South Korea: ‘It Won’t Be Easy For North Korea To Destroy Nuclear Arsenal’ Because It’s So Advanced
According to South Korean President Moon Jae-in, it won’t be a simple task for North Korea to destroy their nuclear arsenal even if they wanted to. Moon says that because the communist nation’s weaponry is so advanced and more developed than most realize, simple destruction isn’t possible.
North Korea is under heavy international pressure to end its weapons programs, pursued in defiance of U.N. Security Council resolutions. But it has vowed never to give up its nuclear arsenal giving a metaphorical middle finger to the United Nations. According to Reuters, speaking to reporters in the Philippines, Moon said that if North Korea agreed to hold talks, negotiations could be held with all options open.
“If talks begin to resolve the North Korea nuclear issue, I feel it will be realistically difficult for North Korea to completely destroy its nuclear capabilities when their nuclear and missile arsenal are at a developed stage,” Moon said in a briefing. “If so, North Korea’s nuclear program should be suspended, and negotiations could go on to pursue complete denuclearization.” But talks, according to Washington, aren’t in the works.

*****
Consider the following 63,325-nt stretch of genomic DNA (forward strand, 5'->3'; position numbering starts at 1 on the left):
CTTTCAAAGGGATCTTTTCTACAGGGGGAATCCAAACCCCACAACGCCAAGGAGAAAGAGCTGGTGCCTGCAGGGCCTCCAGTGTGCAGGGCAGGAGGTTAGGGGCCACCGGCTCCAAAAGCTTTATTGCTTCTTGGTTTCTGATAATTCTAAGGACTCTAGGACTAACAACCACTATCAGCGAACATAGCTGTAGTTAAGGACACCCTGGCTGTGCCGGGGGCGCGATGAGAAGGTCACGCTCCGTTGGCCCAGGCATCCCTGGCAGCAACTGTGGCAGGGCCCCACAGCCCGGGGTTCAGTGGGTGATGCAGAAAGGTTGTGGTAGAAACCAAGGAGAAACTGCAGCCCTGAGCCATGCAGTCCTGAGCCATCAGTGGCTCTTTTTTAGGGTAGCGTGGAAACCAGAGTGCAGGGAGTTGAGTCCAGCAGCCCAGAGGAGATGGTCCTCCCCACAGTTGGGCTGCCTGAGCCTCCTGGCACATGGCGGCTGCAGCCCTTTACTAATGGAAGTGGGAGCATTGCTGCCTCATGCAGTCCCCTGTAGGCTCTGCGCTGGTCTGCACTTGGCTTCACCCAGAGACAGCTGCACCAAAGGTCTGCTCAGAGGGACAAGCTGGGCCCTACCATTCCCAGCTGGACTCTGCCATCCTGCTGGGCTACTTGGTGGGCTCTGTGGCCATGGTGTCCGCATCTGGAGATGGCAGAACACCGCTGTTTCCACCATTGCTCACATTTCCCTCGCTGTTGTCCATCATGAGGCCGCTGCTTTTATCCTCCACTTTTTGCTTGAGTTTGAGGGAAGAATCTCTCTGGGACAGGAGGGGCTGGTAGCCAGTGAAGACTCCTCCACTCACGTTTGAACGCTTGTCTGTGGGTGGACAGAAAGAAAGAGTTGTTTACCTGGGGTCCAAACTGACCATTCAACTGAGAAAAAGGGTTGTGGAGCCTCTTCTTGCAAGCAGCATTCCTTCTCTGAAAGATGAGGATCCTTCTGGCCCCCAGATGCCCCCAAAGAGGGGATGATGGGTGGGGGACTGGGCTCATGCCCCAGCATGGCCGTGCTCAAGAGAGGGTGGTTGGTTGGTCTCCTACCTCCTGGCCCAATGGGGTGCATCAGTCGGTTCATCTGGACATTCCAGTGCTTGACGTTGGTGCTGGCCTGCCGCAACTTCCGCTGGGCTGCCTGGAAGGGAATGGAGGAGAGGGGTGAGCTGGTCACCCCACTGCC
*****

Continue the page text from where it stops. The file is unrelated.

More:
Last week, the North said it did not oppose dialogue, but would “never put the issue related to the supreme interests of the Democratic People’s Republic of Korea (DPRK) and security of its people on the bargaining table”.
“We are not interested in such dialogue and negotiations in the least,” the North’s official news agency said, referring to the country by its official name, the Democratic People’s Republic of Korea. The North defends the programs as a necessary defense against Washington’s plans to invade. The United States, which has 28,500 troops in South Korea, and a legacy of involvement in the 1950-53 Korean war, denies any such intention.
United States President Donald Trump has traded insults and threats with North Korean leader Kim Jong Un as North Korea races toward its goal of developing a nuclear-tipped missile capable of reaching the United States. Trump threatened in his maiden U.N. address to “totally destroy” North Korea if the United States was threatened and has said the time for talking, the policy of previous U.S. administrations, is over.
Moon also reiterated his stance that now was the time to increase pressure on North Korea so that it would come to talks. He said differences in understanding between South Korea and China, North Korea’s lone major ally, regarding the deployment of the U.S. Terminal High Altitude Area Defense (THAAD) system on South Koran soil had not been resolved. “China has not said it has changed its stance to agree to THAAD and still says THAAD infringes on its security. We have, in turn, explained THAAD is not aimed at China but only toward curbing North Korea’s nuclear and missile provocations,” he said.